Well, the course is now at an end so it seems like a good idea to think about how useful I’ve found it. At the start of the course I didn’t really know what to expect – I’d heard about it via Jon Bounds and signed up before I had chance to convince myself to back out. It felt quite a scary thing to attempt, but something which would hopefully bring a lot of personal achievement for me.

I’ve written here before that my ambitions for the course didn’t really lie in wanting to become a stand-up comedian – it was more about trying to improve my self-confidence, trying to encourage myself to write more regularly, trying to get some experience of performing and speaking in public, and to a certain extent having a go at something which I write about, since I review comedy gigs and thought maybe it was time I saw what it felt like on the other side of the fence.

I think the most useful parts of the course for me were the exercises and games we did in class, which really helped to lessen some of the inhibitions I feel when faced with having to speak or perform in front of people, especially when it involves doing something a bit silly. To do well on the course I think you need to have an open mind, and be prepared to work hard and practice regularly. But being willing to put yourself in silly situations and not let it faze you is definitely important.

The other thing which has been very important, for me personally, has been the support, feedback and real sense of camaraderie from the other people on the course. This has been vital, and I think everyone genuinely wanted each other to succeed. Everyone was also very kind, especially with their positive feedback and constructive comments. I should also point out that maybe my joke which was most well-received (the Coventry/Primark gag at the top of the set) was originally cut from my act but reinstated due to popular demand, so clearly they know what’s funny.

Also, James Cook has been a very approachable and helpful tutor, both in class and also via email when I’ve wanted his opinion on material I’ve been working on. Reading his feedback on my performance at Saturday’s showcase was pleasing and validated what I’d been trying to achieve (I’m taking the Andy Zaltzman comparison as a compliment because that’s exactly the kind of thing I was going for and I’m a fan). I’m also glad that I was able to put a physical element and some exaggerated actions into the set, as a direct result of how we’d explored in class that bigger performances get bigger reactions, because they’re funnier – if that final part of the set had come earlier, I think I would’ve tried to introduce more of that physicality, and that’s certainly something that could be built up if I decided to do this again. Here’s an alternate recording of my set, made by James.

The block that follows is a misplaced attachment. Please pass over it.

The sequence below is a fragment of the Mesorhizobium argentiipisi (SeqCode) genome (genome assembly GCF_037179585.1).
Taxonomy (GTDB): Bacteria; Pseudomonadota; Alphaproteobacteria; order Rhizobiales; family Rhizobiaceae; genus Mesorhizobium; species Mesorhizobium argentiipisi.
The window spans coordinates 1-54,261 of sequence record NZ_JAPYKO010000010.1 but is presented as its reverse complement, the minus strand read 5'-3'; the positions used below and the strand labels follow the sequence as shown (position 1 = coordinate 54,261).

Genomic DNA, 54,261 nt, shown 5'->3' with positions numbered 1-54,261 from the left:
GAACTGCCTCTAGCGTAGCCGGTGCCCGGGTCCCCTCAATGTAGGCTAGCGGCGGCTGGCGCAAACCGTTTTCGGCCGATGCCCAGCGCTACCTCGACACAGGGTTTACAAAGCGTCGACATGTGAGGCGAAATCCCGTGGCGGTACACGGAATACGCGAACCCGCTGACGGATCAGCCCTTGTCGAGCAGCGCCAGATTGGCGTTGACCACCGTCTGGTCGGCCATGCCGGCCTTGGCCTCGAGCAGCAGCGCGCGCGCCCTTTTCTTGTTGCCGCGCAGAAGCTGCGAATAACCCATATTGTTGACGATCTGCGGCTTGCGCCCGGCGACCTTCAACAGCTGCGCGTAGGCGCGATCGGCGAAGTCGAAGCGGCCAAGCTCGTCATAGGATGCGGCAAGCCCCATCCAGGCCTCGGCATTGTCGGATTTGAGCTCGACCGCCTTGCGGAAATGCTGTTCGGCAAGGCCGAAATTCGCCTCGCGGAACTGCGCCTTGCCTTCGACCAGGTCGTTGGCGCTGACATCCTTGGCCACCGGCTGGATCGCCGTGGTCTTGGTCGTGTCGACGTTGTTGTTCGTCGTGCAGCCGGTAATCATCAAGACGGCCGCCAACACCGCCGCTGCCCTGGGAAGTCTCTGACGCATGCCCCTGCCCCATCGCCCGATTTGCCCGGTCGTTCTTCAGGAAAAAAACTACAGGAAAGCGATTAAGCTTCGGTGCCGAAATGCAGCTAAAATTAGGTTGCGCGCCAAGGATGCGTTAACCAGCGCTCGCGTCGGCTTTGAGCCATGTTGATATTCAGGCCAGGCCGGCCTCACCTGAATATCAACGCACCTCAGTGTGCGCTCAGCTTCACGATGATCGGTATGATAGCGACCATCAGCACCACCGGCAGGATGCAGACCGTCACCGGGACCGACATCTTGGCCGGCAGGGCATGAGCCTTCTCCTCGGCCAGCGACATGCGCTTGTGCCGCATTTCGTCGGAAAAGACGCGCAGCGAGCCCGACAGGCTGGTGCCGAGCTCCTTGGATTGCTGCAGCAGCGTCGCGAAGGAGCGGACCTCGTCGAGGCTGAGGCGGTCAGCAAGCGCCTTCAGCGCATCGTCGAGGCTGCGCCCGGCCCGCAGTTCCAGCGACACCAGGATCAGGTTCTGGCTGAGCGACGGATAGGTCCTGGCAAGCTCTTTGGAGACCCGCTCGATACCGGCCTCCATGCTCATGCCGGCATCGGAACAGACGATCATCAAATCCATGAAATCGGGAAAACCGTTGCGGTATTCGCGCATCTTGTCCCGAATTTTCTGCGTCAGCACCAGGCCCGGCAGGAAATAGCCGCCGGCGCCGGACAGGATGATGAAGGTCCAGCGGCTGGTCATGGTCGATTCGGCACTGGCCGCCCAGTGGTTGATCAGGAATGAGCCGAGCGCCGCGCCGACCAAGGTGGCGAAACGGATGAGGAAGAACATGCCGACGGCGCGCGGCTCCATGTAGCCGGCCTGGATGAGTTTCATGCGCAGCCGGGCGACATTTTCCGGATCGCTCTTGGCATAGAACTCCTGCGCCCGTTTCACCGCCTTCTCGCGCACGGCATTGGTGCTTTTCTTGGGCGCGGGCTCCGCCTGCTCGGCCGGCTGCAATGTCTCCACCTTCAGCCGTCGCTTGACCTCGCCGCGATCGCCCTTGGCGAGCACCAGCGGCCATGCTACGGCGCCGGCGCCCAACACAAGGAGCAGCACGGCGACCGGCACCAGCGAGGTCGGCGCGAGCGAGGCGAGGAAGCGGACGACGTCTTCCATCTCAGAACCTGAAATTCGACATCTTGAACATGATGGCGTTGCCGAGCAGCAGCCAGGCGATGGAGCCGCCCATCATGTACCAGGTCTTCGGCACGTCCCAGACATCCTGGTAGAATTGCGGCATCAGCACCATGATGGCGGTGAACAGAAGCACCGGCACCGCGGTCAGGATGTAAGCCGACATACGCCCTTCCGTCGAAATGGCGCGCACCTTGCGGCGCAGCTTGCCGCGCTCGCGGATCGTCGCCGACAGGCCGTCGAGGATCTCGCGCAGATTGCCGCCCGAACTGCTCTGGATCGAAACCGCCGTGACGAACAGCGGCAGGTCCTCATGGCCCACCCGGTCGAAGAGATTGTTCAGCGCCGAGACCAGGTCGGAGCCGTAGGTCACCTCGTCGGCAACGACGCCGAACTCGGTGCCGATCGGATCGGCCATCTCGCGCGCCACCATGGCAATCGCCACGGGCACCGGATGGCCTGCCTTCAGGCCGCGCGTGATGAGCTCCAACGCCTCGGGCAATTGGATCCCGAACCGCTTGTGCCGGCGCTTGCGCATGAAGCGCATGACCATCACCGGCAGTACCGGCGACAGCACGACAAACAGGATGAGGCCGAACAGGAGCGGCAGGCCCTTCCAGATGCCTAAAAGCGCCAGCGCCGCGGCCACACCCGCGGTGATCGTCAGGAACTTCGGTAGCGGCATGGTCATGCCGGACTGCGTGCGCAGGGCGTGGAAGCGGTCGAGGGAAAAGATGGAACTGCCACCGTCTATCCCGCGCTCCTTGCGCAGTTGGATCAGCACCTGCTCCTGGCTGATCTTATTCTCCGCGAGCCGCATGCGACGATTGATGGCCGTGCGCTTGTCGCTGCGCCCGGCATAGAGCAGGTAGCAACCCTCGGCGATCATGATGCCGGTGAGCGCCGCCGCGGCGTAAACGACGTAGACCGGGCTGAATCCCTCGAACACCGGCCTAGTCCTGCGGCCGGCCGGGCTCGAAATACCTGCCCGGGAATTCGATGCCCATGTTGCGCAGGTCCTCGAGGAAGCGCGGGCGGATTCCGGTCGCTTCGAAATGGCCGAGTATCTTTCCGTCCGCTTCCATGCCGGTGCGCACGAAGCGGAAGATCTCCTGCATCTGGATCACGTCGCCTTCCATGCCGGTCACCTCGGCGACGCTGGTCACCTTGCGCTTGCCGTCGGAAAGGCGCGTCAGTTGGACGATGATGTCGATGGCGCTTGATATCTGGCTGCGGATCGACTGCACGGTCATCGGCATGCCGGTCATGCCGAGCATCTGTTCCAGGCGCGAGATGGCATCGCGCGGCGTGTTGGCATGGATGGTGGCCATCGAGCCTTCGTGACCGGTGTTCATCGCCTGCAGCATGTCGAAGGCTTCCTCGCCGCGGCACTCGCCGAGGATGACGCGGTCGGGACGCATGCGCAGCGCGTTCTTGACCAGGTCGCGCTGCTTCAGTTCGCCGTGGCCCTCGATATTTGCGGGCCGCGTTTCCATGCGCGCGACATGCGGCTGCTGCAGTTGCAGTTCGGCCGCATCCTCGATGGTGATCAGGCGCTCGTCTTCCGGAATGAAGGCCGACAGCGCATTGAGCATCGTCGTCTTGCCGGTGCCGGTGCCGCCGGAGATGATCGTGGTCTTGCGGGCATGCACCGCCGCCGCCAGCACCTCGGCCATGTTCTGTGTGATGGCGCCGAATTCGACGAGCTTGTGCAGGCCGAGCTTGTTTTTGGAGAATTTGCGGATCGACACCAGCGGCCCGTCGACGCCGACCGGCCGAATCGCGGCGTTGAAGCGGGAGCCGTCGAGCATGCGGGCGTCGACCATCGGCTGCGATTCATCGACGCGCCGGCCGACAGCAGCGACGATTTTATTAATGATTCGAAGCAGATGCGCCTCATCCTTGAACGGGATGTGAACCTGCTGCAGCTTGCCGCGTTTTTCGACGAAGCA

I think I also had a more developed appreciation of the finer details of performing stand-up – the bit in my set where I fall to my knees was rigorously rehearsed and done in such a way so that I bent into the fall and used my wallet – concealed in my back pocket – to slow down the pace of impact when my knees came into contact with the stage. If a future as a stunt man isn’t quite on the cards, it nevertheless gave me an insight into the kind of attention to detail which professionals will show in every tiny element of their set, doing whatever they can to get laughs and figuring out the best way to be able to achieve that practically.

I don’t think I’ve got into the habit of writing as regularly as I would’ve liked, simply because there were periods of intense creativity and bouts of doing nothing. I need to somehow find a balance so that I’m writing more often. However, I did get into the habit of carrying notebooks around with me and jotting down any kernels of ideas ready for further exploration, and there are quite a few jokes and ideas which have gone as yet unused or unexplored, simply because they didn’t really fit into that particular set. I think I’d be interested in performing stand-up again if I had some ideas and material which lent itself to stand-up rather than another format, but there are other writing projects which I want to try out first – a monologue, I’d like to have a go at writing comic fiction, scripts (across different types of media), possibly a play, and also some children’s fiction; not to mention trying to get Who’s Laughing Now revamped. And I think this course has taught me to think carefully about the best medium for your idea, and how you can make the idea fit that medium as well as how to tailor it to your audience.

The next stand-up comedy course at MAC runs from May through to July, again led by James Cook. For anyone who thinks they’d like to have a go, or just want to try something new, I’d recommend it because it’s been a really fulfilling and enjoyable experience for me. It’s hard work, but great fun too.

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